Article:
Colombia’s business community may be shielded from a war crimes tribunal, but that doesn’t stop judges from investigating if businessmen made a fortune off murder and displacement.
A court in northern Colombia issued an arrest warrant against mining executive Edgardo Percy and the investigation of 15 others for their alleged involvement in the killing, disappearing and displacing of farmers, according to Verdad Abierta.
Percy is former manager of the La Jagua mine, which was operated by the company Carbones de Caribe.
Together with other members of the regional elite, the La Jagua chief allegedly masterminded the killing and displacing of poor locals by paramilitary group AUC between 1997 and 2006 in order to buy their land for a fraction of the price.
Carbones de Caribe, through their parent company Cementos Argos, sold the La Jagua property to Prodeco, a subsidiary of Swiss giant Glencore in 2005.
More than 20 families have registered as victims of displacement from land that since changed hands.
Multiple former paramilitaries testified that Carbones del Caribe executives took advantage of the violence in Cesar to buy land and paid the AUC to prevent the return of the original owners.
Multiple victims have not been able to return because of ongoing death threats allegedly carries out by paramilitary groups protecting the interests of dirty businesses.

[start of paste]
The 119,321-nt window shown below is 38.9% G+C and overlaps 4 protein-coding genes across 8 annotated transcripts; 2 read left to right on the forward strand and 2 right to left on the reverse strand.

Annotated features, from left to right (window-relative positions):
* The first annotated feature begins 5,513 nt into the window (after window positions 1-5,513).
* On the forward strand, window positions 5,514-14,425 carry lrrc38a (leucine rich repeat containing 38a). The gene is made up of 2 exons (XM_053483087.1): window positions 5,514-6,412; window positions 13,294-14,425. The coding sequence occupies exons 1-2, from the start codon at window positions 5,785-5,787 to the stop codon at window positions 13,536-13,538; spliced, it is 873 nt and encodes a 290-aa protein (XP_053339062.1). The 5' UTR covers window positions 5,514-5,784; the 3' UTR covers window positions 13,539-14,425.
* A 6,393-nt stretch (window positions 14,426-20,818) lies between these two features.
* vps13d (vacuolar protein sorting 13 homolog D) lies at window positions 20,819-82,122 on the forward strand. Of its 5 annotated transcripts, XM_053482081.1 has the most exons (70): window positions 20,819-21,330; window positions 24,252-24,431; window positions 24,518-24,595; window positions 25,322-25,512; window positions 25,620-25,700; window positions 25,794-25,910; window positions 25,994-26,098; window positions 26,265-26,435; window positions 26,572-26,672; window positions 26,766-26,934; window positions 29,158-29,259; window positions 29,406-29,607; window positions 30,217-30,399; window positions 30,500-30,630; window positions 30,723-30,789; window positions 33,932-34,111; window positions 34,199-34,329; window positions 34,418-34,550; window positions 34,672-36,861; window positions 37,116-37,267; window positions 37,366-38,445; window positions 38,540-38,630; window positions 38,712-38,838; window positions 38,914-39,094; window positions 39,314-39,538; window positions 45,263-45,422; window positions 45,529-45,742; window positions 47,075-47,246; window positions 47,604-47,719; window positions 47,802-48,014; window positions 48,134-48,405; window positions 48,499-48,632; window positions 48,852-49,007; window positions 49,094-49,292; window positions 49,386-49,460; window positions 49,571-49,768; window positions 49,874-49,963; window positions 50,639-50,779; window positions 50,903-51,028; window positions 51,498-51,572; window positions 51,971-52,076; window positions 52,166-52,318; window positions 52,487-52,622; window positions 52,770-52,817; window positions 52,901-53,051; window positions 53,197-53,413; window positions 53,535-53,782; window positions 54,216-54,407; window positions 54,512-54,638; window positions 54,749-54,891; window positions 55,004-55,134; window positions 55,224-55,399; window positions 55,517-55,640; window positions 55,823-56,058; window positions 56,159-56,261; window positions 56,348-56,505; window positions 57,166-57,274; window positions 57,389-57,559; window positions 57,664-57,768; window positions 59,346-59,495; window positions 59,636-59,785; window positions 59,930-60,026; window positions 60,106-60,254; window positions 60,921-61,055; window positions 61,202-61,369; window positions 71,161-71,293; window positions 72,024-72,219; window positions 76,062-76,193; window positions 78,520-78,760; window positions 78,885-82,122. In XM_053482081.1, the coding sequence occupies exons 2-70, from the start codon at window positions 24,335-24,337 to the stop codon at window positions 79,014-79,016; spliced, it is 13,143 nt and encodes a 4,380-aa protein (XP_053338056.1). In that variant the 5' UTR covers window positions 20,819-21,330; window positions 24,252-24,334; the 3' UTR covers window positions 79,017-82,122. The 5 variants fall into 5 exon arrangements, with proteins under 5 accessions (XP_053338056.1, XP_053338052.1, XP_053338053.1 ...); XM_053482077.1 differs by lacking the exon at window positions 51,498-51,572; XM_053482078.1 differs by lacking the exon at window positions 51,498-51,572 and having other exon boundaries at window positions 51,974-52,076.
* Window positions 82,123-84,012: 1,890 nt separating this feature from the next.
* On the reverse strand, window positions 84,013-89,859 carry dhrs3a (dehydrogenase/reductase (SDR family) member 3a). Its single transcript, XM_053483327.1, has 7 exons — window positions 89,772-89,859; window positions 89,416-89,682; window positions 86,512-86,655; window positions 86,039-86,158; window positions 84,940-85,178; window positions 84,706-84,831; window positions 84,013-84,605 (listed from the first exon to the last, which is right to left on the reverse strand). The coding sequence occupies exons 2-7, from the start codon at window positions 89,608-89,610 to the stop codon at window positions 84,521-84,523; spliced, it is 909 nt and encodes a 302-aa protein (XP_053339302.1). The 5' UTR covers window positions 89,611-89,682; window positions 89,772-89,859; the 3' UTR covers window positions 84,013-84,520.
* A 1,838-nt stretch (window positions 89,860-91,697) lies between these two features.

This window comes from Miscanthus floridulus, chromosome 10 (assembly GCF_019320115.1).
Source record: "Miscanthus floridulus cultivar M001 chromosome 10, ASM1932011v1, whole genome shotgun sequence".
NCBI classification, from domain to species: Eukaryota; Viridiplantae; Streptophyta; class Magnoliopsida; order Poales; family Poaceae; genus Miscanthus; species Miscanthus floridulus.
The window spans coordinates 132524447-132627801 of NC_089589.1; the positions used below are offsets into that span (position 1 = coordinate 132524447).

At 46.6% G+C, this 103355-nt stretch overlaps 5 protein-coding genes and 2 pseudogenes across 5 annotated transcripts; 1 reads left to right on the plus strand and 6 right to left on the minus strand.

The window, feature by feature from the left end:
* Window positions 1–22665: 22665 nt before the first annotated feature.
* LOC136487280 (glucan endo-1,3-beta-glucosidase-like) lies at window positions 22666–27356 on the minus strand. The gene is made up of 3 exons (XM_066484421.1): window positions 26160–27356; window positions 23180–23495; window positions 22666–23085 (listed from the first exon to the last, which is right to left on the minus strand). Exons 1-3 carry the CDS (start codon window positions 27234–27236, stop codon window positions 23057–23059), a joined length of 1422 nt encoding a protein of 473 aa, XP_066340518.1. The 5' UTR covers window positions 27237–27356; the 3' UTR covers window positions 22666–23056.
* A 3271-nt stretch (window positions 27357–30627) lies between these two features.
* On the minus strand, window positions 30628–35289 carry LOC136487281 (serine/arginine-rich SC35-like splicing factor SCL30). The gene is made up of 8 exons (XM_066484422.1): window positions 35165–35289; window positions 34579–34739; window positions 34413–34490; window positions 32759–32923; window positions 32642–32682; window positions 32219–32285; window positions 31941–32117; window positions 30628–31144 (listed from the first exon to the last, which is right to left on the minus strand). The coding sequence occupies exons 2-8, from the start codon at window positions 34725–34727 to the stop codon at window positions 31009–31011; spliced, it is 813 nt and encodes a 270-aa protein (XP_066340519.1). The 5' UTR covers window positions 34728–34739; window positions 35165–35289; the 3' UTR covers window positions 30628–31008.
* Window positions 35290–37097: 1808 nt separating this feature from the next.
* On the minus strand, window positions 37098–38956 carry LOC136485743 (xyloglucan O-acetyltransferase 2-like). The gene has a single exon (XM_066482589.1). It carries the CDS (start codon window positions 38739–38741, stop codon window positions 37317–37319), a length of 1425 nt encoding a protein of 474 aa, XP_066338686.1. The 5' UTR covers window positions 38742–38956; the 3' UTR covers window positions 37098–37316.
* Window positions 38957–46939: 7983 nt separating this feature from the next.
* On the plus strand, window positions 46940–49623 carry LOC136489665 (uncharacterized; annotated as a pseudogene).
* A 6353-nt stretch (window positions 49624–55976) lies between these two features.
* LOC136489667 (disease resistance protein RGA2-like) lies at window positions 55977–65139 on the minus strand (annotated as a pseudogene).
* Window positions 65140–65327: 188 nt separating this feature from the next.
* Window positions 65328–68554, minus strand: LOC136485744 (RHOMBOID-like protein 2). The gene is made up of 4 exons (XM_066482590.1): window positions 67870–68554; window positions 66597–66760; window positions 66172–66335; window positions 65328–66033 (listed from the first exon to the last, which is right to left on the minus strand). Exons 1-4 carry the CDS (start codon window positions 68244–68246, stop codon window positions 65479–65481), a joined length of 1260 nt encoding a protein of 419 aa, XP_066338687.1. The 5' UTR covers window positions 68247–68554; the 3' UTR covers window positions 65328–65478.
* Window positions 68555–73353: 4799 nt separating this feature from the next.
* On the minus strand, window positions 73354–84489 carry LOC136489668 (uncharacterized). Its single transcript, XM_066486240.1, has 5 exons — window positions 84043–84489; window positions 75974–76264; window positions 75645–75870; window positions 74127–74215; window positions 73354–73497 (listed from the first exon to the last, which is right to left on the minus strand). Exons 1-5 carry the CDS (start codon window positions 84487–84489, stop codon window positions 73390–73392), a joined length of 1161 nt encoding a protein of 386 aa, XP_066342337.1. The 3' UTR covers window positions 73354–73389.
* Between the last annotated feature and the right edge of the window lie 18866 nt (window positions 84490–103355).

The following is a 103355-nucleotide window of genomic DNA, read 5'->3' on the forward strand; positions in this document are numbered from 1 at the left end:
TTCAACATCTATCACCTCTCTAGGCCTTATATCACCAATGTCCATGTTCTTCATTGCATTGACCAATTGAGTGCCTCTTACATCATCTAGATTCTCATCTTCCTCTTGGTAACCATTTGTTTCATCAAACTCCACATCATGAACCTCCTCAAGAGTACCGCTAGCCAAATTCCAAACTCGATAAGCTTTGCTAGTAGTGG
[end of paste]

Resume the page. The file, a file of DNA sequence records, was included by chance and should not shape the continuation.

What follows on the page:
The court case could have consequences for US mining family Drummond that bought a mine near La Jagua and has been accused of using the same tactics.
Charges against Percy
- Forced disappearance
- Forced displacement
- Aggravated robbery
- Conspiracy to commit a crime
The investigation was ordered on October 31, weeks before the Constitutional Court exempted businesses, politicians and private citizens from obligatory participation in a transitional justice court.
The suspects can still take part in this system voluntarily if they want to enjoy the judicial benefits granted by the restorative justice system.
If not, the miners and other third party suspects could face decades in prison if they are found guilty.